What suggestions do you have for adding additional calories to your diet? Those of you in the military, or relying on government food (grade school cafeterias, shoot… even collegiate cafeterias ’cause that’s sometimes “struggle food,” too), how do you clean up your diets and get adequate calories?
I’m having this challenge as well! When i’m finished logging my calories I don’t reach my targeted 1700 per day most days I barely make it to 1500 and this i with me increasing my number of meals! Then too i’m kinda discouraged about tracking my calories cause quite a bit of the things we eat here on island are not provided for on the site so some days i just don’t bother to count.
Anyways in an effort to up the calories i’ve added more and more fruits especially those that are i season here(mangoes guavas etc) and i’m gonna try doing some stewed beans as added proteins for my meals. I wanted to add the greek yogurt but I haven’t seen it here in the supermarket as yet.
Absolutely love ur site and a couple of ur recipes are on my to do list when i’m ready to mix it up for back to school!
My lawd… I think this might be my issue. But its hard when…. never mind. No excuses.
And I’m one of those scary people. I can go a whole day without eating… or not eating enough and STILL go run 3-4 miles in the park.
I’m not understanding myself at all right now. Not one bit.
OK…if the letter writer is military like me, my first question is if she has access to a DFAC? If so, the best bet is almost always going to be the salad bar and the grilled chicken breast from the short order line. A lot of times the salad bars will be stocked with all kinds of fresh sliced veggies (including mushrooms, peppers, broccoli, etc) and yogurts and cottage cheese. I can usually get a huge salad and a chicken breast for around $3. Bonus points if your DFAC has a baked potato line. Grab a potato and load it up with fresh veggies and salsa…in my experience, I’ve only ever been charged the price of the potato (toppings are free).
And for a convenient way to boost her calorie intake, I’d recommend nuts and raisins (make your own trail mix or have family/friends send a care package if deployed). A bag of almonds, peanuts, walnuts, etc fit easily into cargo pockets and are fairly easy to eat in almost any setting.
Since it’s summer, if you’re stateside, ask if any coworkers have a garden. Lots of times people have more ripe produce than they can eat and are willing to share just so the extra fruits/veggies don’t spoil.
Hope that helps 🙂
Thank You!!! This is exactly the kind of information I need to hear. I seem to have a big problem with this. This will really help me in the future.
I say healthy fats like avocado, unrefined coconut oil and flax oil. Adding flax seeds and or wheat germ to cereal and yogurt. Green smoothies are a fun and extremely healthy way to get extra calories. Peanut butter with banana chips, apples or celery. Hummus and pita chips or fresh veggies. Homemade protein powders and shakes. These are all great ways to get more calories and they are simple and easy.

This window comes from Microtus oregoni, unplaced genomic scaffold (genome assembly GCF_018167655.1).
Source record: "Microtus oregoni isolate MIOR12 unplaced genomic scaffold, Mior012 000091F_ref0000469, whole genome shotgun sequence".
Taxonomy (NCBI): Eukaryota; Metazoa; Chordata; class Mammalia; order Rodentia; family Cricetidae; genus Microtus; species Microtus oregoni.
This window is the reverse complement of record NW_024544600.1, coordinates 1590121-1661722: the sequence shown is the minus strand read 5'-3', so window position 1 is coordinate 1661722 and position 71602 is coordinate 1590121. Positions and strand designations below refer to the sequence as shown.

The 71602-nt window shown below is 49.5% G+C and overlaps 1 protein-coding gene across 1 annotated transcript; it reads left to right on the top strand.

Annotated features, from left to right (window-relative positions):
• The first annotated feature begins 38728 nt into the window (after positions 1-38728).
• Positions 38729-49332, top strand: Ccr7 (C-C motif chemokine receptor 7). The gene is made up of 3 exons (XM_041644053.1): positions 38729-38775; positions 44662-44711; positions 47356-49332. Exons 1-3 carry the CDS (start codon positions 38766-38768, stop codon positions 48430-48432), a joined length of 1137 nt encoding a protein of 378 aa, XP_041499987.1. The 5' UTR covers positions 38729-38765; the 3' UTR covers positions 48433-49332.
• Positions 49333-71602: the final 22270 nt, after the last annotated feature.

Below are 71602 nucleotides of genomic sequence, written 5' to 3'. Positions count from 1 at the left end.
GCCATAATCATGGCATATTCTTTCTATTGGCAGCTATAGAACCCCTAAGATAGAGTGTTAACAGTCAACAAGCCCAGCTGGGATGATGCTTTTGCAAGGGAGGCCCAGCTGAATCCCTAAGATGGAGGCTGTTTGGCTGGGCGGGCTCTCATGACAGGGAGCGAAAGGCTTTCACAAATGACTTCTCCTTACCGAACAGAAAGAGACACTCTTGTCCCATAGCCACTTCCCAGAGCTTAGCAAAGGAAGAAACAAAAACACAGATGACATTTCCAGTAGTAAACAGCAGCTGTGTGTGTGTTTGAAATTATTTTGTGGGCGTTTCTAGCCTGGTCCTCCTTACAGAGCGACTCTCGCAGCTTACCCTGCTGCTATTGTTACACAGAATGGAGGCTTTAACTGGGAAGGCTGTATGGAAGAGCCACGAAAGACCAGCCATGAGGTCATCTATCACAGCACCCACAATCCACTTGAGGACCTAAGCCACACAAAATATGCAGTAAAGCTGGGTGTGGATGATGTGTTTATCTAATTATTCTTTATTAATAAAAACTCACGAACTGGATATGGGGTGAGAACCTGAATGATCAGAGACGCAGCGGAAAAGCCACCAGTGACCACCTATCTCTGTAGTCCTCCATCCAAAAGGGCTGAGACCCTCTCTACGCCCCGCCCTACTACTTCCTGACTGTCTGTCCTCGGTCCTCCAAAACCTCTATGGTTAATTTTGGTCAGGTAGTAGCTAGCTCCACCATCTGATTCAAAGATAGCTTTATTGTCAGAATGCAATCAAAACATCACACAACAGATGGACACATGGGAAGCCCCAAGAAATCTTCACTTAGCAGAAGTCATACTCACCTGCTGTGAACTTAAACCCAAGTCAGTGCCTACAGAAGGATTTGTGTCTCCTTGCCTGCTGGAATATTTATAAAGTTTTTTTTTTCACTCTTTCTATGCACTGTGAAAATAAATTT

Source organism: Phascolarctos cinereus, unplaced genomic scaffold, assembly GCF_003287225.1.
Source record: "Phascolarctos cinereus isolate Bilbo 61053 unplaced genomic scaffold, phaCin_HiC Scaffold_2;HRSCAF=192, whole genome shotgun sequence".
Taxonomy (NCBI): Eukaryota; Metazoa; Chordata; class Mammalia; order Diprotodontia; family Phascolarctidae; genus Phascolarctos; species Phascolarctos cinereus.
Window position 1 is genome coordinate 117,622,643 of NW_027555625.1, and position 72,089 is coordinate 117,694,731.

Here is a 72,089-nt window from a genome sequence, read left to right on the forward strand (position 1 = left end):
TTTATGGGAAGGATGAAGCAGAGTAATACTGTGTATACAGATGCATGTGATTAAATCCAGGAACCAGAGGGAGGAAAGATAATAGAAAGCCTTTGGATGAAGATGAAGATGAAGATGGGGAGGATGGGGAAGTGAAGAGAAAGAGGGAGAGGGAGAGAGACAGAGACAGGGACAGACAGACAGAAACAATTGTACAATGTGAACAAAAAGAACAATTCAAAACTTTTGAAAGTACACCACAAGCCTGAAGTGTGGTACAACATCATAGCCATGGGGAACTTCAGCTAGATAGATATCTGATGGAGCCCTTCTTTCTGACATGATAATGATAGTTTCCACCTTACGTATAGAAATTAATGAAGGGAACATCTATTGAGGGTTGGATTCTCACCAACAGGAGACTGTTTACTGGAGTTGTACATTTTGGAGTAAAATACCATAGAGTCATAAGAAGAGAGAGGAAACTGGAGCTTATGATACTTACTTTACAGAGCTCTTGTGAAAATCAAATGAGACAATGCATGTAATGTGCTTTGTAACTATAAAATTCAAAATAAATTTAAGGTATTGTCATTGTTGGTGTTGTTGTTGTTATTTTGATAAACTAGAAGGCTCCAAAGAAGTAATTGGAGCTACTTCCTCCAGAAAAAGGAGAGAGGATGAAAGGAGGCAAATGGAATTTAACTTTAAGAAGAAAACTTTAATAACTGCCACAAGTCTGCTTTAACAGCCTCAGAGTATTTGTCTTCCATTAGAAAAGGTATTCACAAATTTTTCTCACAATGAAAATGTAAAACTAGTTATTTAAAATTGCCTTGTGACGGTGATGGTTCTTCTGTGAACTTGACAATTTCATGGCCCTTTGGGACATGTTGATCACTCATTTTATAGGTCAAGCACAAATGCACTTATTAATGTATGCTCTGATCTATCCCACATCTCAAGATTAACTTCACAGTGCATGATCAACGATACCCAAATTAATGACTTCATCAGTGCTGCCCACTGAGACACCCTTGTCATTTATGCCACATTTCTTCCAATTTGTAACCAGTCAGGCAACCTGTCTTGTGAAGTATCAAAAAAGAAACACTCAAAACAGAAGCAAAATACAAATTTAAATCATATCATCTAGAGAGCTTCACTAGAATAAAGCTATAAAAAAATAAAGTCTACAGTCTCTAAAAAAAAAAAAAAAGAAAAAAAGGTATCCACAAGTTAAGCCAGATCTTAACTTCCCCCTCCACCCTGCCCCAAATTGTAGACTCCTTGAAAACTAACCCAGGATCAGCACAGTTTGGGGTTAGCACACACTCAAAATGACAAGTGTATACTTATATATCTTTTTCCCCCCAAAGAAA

Alright, I think I am having the same problem. I am 5’4″ish, 170 lbs (about ~16 of those pounds are from my breasts, no kidding) and I am desperately trying to lose weight. I’ve dramatically changed my diet in the last month and I am loving it! I am working out 30 – 45 minutes a night, running on the elliptical. I range from 2ish+ miles to 5, depending on my energy level at the time. But, at the end of the day, I can’t get enough calories. I have no time in the morning and grab a Luna bar (180 cal), I eat My Fit Foods for lunch (~220 cals) and I carb up after my work out with a lean cusine (~300 cals). I snack on maybe one luna bar before my work out. That still, as you see, is not enough– but I promise I am getting completely full with my diet and am feeling good. I’m not sure if my stomach has shrunk or I’m just storing on to my body fat- but I fear a plateau. I want to lose around 10+ more pounds in the next 8 weeks, so I need a solution! Snacking in fruits and nuts more during the day is the answer?
What if you are in a deployed enviroment and everyday the items are readily accessible i.e. fruits and veggies?
You’ve got to talk to somebody and see if you can get a little extra. Either way, *salutes* stay strong the best way you can.
In the past few three days I did the calculation for my BMR. After I calculated the activity level Im allowed 2300 calories but I minus three hundred calories to lose weight. It is hard for me to eat up to 1900 calories because I feel guilty. Many dietitians want me to eat 1200 calories. now im doing five days a week.
That’s so absurd. I don’t know how much you weigh, but dieticians who think it’s MERELY calories in, calories out will have you eating squat, and once your body has adjusted its mass and all of its systems to being able to function on 1200 damn calories and you stop losing weight, your dietician is going to then tell you “You’re eating more calories than you’re reporting” and blame YOU for your inability to continue losing, as opposed to their ineptitude.
Gosh, that’s frustrating.
Yeah Erika I went down 15 pounds since these past five months. My first focus was working on clean eating. The past five months I been working on my fitness. Now I go to dietician who focused on clean eating and does not want me to starve myself which helps alot. I went from 168 to 152 at the height of 5.6 and I still want my body fat and weight to drop down. Now I have to recalculate my BMR. Thanks for the support.